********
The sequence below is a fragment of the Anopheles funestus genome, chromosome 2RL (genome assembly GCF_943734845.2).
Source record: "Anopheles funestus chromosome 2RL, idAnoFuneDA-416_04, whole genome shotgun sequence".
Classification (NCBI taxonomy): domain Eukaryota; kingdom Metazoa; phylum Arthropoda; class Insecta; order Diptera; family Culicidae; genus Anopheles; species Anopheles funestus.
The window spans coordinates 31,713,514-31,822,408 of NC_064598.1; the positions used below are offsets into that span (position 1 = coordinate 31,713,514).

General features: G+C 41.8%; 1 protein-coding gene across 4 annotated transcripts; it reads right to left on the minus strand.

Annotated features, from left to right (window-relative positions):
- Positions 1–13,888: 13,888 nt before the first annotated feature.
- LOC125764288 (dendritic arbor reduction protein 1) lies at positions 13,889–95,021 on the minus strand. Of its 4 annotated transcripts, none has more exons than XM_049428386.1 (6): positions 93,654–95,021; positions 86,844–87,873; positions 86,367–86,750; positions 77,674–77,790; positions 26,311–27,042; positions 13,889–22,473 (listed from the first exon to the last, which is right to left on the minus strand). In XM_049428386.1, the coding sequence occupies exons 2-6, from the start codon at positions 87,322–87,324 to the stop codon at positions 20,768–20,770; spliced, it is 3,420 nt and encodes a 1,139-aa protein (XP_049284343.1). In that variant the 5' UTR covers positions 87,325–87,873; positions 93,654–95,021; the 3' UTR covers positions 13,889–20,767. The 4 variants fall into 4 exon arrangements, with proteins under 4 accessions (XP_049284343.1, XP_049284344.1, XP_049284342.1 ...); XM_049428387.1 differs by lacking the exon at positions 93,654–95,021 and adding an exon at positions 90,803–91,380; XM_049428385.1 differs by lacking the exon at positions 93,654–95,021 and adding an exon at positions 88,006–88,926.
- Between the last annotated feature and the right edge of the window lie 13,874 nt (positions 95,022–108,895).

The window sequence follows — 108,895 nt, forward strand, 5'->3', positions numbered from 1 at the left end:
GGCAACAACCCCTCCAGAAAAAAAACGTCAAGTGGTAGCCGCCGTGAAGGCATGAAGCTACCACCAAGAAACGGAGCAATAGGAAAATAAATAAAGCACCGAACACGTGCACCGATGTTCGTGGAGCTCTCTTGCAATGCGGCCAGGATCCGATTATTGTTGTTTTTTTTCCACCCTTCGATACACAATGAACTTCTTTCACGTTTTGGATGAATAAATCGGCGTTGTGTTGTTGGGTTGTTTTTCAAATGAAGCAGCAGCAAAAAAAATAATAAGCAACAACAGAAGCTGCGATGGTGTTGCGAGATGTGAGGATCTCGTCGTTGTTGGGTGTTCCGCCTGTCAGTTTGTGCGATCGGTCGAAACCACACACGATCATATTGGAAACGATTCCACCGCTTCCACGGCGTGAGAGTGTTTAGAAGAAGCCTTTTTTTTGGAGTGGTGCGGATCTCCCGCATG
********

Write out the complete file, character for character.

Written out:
The sequence below is a fragment of the Anopheles funestus genome, chromosome 2RL (genome assembly GCF_943734845.2).
Source record: "Anopheles funestus chromosome 2RL, idAnoFuneDA-416_04, whole genome shotgun sequence".
Classification (NCBI taxonomy): domain Eukaryota; kingdom Metazoa; phylum Arthropoda; class Insecta; order Diptera; family Culicidae; genus Anopheles; species Anopheles funestus.
The window spans coordinates 31,713,514-31,822,408 of NC_064598.1; the positions used below are offsets into that span (position 1 = coordinate 31,713,514).

General features: G+C 41.8%; 1 protein-coding gene across 4 annotated transcripts; it reads right to left on the minus strand.

Annotated features, from left to right (window-relative positions):
- Positions 1–13,888: 13,888 nt before the first annotated feature.
- LOC125764288 (dendritic arbor reduction protein 1) lies at positions 13,889–95,021 on the minus strand. Of its 4 annotated transcripts, none has more exons than XM_049428386.1 (6): positions 93,654–95,021; positions 86,844–87,873; positions 86,367–86,750; positions 77,674–77,790; positions 26,311–27,042; positions 13,889–22,473 (listed from the first exon to the last, which is right to left on the minus strand). In XM_049428386.1, the coding sequence occupies exons 2-6, from the start codon at positions 87,322–87,324 to the stop codon at positions 20,768–20,770; spliced, it is 3,420 nt and encodes a 1,139-aa protein (XP_049284343.1). In that variant the 5' UTR covers positions 87,325–87,873; positions 93,654–95,021; the 3' UTR covers positions 13,889–20,767. The 4 variants fall into 4 exon arrangements, with proteins under 4 accessions (XP_049284343.1, XP_049284344.1, XP_049284342.1 ...); XM_049428387.1 differs by lacking the exon at positions 93,654–95,021 and adding an exon at positions 90,803–91,380; XM_049428385.1 differs by lacking the exon at positions 93,654–95,021 and adding an exon at positions 88,006–88,926.
- Between the last annotated feature and the right edge of the window lie 13,874 nt (positions 95,022–108,895).

The window sequence follows — 108,895 nt, forward strand, 5'->3', positions numbered from 1 at the left end:
GGCAACAACCCCTCCAGAAAAAAAACGTCAAGTGGTAGCCGCCGTGAAGGCATGAAGCTACCACCAAGAAACGGAGCAATAGGAAAATAAATAAAGCACCGAACACGTGCACCGATGTTCGTGGAGCTCTCTTGCAATGCGGCCAGGATCCGATTATTGTTGTTTTTTTTCCACCCTTCGATACACAATGAACTTCTTTCACGTTTTGGATGAATAAATCGGCGTTGTGTTGTTGGGTTGTTTTTCAAATGAAGCAGCAGCAAAAAAAATAATAAGCAACAACAGAAGCTGCGATGGTGTTGCGAGATGTGAGGATCTCGTCGTTGTTGGGTGTTCCGCCTGTCAGTTTGTGCGATCGGTCGAAACCACACACGATCATATTGGAAACGATTCCACCGCTTCCACGGCGTGAGAGTGTTTAGAAGAAGCCTTTTTTTTGGAGTGGTGCGGATCTCCCGCATG